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Def Jam Vendetta (PlayStation 2) artwork

Def Jam Vendetta (PlayStation 2) review

"Once upon a time, I was a gangsta. "

Once upon a time, I was a gangsta.

Pants? I wore them low. Hairstyle? An afro cloud with a 90% chance of braids. BET? Might as well have been the only channel on TV. All through middle school, I was your typical stereotypical black male. I even hit some freestyle between periods. Had mad skills, too...

But when my favorite rappers starting spitting lines like...

“Goodness gracious great-God-almighty, girl
You got a budonkadonk!”


"Is that yo ass, or is yo mama half reindeer?
Can't explain it, but damn sure glad you came here!"

And my all-time favorite…

"M, period, fresh, comma
Your wife is my baby mama!"

…I decided it was time to rethink my music of choice. Moved on to the greener pastures of old-timer rock. The Rolling Stones rule you, by the way.

The point here is that, even though the rap demon in me has long been exorcised, I still enjoyed every second of Def Jam: Vendetta.

Let’s not do any bush-beating here: You probably don’t like rap. You probably don’t like rappers; you probably don’t like their lifestyle. Probably, the only time you even hear rap is when you’re driving in your car and some guy in a pimpmobile passes you with his radio turned to max.

Def Jam’s music? Rap. All of it. Def Jam’s fighters? Rappers. Most of them, anyway. There’s no doubt who the game’s aiming for. From the rap tracks that run on infinite loop during your battles to the hip-hop honnies that hang at your side to the baggy pants that four out of every five characters wear, it’s all about the beat.

But, as hard as it may be, you’ve got to look past that. Because if you judge Def Jam: Vendetta by its cover, you’ll miss out one damn good wrestling game. Maybe the best on the PS2.

The focus here isn’t on realism; it’s not about flashy combos or well-timed counters. One ring, two fighters, no weapons, no rules. Punches and kicks. Body slams and elbow drops. It’s good and simple because simple is good; nothing complex to master, nothing beyond an ounce of memorization. By the time your first fight is over, you’ll have learned all you need to learn. All you have to concern yourself with is the violence. And what sweet violence it is.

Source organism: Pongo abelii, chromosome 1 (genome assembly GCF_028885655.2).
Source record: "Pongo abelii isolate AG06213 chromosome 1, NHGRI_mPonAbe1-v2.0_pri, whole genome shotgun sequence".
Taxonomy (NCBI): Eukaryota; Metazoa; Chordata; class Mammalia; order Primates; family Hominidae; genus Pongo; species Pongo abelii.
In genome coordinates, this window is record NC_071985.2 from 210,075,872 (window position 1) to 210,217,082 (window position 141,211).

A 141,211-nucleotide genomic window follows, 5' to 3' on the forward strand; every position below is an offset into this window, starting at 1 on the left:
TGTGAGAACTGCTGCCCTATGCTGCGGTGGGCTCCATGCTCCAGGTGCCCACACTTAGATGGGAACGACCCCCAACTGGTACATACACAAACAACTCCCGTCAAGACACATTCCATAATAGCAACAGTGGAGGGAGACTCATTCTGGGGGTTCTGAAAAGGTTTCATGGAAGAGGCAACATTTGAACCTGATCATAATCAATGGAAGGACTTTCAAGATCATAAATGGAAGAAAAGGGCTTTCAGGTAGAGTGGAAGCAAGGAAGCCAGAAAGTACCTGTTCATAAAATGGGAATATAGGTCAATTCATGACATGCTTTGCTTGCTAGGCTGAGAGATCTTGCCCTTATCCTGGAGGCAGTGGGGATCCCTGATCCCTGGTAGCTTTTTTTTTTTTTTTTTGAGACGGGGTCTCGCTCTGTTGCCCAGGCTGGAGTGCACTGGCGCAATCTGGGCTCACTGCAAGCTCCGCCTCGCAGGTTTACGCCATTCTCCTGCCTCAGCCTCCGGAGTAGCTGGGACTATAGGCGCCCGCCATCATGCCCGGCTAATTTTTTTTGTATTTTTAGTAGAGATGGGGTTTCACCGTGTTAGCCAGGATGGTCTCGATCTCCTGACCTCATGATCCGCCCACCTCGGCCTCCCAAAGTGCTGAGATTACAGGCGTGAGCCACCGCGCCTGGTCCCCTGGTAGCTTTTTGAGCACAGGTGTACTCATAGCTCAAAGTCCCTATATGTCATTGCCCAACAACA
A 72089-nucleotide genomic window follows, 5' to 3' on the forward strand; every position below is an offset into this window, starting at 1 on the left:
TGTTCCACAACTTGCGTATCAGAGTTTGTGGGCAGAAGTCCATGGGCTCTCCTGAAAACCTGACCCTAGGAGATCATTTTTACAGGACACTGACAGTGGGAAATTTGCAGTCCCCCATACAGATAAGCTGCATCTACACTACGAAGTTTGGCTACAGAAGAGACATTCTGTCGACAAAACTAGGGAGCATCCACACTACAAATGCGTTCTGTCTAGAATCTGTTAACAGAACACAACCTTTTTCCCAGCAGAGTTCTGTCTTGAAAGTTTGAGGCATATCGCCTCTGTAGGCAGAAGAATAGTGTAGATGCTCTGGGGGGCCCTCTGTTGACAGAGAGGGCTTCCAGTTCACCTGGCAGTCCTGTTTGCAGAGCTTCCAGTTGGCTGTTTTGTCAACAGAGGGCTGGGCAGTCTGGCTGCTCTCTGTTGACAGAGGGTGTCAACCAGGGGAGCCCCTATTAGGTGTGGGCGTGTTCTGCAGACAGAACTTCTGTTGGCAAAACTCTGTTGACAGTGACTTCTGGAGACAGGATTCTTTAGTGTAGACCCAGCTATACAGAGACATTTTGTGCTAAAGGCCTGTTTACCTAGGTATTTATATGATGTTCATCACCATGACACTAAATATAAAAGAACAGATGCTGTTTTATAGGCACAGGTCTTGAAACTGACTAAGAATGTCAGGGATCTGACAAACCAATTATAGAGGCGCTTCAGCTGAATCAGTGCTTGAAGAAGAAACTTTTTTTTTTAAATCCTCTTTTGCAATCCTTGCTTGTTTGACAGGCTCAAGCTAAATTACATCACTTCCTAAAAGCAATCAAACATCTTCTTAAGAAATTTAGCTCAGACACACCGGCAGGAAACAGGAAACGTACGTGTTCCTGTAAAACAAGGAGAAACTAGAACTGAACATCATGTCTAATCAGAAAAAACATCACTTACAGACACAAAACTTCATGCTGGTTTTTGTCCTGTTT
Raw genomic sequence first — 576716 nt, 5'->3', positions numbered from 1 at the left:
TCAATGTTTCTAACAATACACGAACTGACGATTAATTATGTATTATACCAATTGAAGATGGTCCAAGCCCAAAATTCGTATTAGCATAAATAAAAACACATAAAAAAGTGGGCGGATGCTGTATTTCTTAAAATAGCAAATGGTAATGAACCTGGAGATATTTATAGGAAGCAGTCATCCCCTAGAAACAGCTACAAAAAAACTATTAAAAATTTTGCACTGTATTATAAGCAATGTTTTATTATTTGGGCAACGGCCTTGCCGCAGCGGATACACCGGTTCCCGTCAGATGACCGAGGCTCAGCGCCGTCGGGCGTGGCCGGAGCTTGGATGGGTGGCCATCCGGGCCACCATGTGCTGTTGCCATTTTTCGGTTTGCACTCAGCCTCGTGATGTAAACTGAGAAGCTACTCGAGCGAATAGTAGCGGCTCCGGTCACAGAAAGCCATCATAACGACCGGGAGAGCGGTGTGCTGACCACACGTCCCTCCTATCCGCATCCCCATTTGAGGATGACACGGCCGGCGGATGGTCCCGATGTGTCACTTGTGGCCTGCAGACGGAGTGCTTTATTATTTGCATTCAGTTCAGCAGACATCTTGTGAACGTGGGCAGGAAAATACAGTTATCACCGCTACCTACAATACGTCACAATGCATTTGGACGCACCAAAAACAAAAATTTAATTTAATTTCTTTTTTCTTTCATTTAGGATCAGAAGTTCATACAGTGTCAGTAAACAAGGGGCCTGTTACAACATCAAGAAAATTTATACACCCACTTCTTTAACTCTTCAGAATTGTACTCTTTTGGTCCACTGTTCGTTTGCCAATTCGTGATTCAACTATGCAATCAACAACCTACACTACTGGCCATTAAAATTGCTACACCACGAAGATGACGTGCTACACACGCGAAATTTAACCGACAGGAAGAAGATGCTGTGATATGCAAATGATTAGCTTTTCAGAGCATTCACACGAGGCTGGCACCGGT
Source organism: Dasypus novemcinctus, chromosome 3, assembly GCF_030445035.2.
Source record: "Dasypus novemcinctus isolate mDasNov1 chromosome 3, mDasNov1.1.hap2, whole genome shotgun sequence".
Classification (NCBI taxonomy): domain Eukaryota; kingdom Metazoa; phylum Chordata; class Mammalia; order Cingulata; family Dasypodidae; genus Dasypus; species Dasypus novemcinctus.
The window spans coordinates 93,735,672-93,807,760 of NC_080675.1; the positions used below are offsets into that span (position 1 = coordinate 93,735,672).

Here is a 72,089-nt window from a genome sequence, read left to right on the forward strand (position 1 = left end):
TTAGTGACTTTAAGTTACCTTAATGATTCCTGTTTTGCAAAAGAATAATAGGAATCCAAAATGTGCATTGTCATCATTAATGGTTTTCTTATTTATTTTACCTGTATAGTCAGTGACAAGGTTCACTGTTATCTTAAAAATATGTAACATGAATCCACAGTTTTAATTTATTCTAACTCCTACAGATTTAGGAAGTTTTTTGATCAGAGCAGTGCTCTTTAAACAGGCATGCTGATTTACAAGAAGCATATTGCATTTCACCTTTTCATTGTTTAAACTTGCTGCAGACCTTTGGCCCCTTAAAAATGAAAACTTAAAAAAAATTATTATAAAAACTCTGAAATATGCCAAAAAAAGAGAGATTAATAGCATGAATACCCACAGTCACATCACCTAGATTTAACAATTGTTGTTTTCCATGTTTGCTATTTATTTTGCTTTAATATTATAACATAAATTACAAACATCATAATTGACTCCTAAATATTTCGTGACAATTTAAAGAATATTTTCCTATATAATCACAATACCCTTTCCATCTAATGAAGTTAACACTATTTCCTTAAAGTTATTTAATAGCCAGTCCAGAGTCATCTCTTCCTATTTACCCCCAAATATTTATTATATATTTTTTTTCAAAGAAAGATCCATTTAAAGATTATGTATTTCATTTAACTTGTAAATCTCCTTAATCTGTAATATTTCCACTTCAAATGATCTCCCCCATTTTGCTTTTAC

Before you even hit the special, you’ll have access to some of the most brutal attacks you could ever hope to get on a T-rated game; some hard to watch, all fun to dish out. Backbreakers that break backs. Boots ground into your face. Low blows dealt with steel toes. And if you’ve ever wondered what it’s like to get power-bombed by a seven-foot-tall mass of muscle named ‘Steel’…it doesn’t look pleasant.

But that’s just the normal stuff, mundane. Deal out enough pain and you can unleash the beast with one of your character’s two special moves. That’s where the real beauty’s at.

No Stone Cold Stunners, no Rock Bottoms; when someone in Vendetta hits you with their best, you won’t be forming complete sentences for a while. Ever grabbed a guy by the legs and used him as a human jump-rope? Chukkelz has. Ever given someone a bear hug that left them limp? Cruz has. This game is like a chiropractor’s nightmare; any and every way the human body can be broken, Vendetta breaks it.

And it sounds good, too. Something about the crack of the bone as you bend it ever-so close to the breaking point, the scream of a grown man who’s been brought to tears…sets off the whole thing. Sadistic? Yeah. But when you give out of violence, you want pain in return; no doubt there. And Vendetta makes that pain sound so sweet, so real. You’ll enjoy it. You might not say so out loud…but you’ll enjoy it.

But these guys aren’t going to just let you wail away and win; Vendetta pulls punches for no one. The AI’s sharp; it never stays down for longer than it has to and when you go down, it does its level best to keep you from getting back up. It blocks, reverses, uses every trick the game has; sometimes clean, mostly dirty. Even on easy, it’ll have you working for every victory, fighting seesaw battles and losing in a few upsets. The minute you take it for granted is the same minute it beats you.

So yeah, the game is filled with rap music. You can turn it off.

Yeah, the game’s story mode is full of rap clichés; flirts in short skirts and thugs with rough mugs. Bad grammar everywhere. You can skip it.

And yeah, you fight with a bunch of lyrical masters, some of whom either can’t or refuse to spell their own names correctly. The WWE is filled with a bunch of rednecks and every ethnic stereotype in existence; if you can take that, you can take this.

Games are about gameplay, and Def Jam: Vendetta has good gameplay. That’s the bottom line. You can pass it by if you want, write it off, let it go by the wayside…fine. But Def Jam: Vendetta is at least worth a rental; no wrestling fan should turn a blind eye. If you can look pass the rough and see the diamond inside, you’ll have a good time. If you can’t…well, I gave you the 411, homey.

lasthero's avatar
Community review by lasthero (September 28, 2005)

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